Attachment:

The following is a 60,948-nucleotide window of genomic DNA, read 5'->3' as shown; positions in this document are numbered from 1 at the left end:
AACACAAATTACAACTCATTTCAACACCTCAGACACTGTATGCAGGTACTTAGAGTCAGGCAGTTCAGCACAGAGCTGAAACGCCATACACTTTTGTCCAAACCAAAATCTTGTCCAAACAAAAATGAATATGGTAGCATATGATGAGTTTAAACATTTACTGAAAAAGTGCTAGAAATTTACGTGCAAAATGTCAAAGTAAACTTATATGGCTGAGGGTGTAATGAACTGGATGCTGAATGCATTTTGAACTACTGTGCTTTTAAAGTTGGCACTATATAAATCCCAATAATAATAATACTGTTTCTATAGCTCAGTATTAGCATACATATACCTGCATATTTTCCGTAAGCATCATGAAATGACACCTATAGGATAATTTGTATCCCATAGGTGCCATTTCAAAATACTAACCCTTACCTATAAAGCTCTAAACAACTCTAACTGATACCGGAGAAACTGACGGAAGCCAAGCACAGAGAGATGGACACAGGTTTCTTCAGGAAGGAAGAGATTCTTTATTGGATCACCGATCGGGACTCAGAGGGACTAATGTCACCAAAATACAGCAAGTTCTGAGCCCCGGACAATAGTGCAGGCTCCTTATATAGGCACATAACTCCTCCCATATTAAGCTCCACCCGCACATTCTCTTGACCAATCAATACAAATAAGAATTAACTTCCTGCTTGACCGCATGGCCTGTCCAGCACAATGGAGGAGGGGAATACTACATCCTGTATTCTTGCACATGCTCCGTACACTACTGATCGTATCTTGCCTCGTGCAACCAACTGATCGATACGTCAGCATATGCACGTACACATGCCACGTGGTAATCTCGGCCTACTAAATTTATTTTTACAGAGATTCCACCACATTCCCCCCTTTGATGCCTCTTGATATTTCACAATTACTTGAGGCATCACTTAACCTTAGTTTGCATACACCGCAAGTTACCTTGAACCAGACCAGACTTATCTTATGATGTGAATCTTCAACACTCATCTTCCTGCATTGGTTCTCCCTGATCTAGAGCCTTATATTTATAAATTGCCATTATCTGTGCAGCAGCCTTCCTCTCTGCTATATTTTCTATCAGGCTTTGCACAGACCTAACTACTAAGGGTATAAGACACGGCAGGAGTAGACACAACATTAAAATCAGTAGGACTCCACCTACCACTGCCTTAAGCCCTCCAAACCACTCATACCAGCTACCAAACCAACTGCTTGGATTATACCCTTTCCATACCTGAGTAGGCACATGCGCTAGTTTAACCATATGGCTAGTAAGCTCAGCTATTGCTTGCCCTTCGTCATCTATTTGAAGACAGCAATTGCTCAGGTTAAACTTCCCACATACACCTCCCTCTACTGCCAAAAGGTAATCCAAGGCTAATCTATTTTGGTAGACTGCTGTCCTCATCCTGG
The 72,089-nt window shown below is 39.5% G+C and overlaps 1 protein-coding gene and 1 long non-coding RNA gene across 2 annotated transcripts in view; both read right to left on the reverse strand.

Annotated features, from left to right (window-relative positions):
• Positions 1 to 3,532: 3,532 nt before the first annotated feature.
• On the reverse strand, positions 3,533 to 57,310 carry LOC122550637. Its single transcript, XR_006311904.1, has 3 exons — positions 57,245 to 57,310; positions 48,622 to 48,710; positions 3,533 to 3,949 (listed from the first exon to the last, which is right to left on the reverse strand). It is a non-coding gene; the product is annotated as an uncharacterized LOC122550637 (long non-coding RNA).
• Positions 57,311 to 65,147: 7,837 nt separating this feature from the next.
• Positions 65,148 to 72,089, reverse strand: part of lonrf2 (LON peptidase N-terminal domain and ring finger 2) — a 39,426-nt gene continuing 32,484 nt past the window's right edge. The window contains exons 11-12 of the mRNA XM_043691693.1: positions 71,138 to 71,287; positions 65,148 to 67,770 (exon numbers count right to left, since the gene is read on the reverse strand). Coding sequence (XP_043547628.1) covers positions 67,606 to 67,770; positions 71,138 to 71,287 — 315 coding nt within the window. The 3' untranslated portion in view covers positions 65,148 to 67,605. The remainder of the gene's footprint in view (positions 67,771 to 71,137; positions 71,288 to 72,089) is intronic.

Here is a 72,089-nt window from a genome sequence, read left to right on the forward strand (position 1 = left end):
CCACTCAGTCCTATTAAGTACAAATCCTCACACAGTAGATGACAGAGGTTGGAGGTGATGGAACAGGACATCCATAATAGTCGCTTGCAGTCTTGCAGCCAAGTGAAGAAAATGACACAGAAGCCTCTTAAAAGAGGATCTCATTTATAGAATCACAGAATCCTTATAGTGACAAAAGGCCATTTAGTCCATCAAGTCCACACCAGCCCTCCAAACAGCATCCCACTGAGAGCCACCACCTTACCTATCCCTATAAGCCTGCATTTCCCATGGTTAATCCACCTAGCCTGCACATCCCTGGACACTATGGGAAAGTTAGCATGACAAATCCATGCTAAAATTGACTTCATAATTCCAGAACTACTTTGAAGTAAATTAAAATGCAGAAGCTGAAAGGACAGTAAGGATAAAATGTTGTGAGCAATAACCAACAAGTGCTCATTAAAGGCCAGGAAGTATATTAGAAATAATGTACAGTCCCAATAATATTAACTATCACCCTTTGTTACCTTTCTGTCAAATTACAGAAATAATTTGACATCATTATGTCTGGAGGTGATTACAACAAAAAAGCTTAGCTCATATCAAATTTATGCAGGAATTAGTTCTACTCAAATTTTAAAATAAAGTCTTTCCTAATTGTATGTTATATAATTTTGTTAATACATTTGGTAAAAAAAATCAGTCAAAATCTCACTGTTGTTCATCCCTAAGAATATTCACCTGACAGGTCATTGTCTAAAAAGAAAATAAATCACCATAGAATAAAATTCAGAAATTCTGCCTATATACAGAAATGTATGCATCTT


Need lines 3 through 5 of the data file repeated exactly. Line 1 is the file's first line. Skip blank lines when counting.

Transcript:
The 72,089-nt window shown below is 39.5% G+C and overlaps 1 protein-coding gene and 1 long non-coding RNA gene across 2 annotated transcripts in view; both read right to left on the reverse strand.

Annotated features, from left to right (window-relative positions):
• Positions 1 to 3,532: 3,532 nt before the first annotated feature.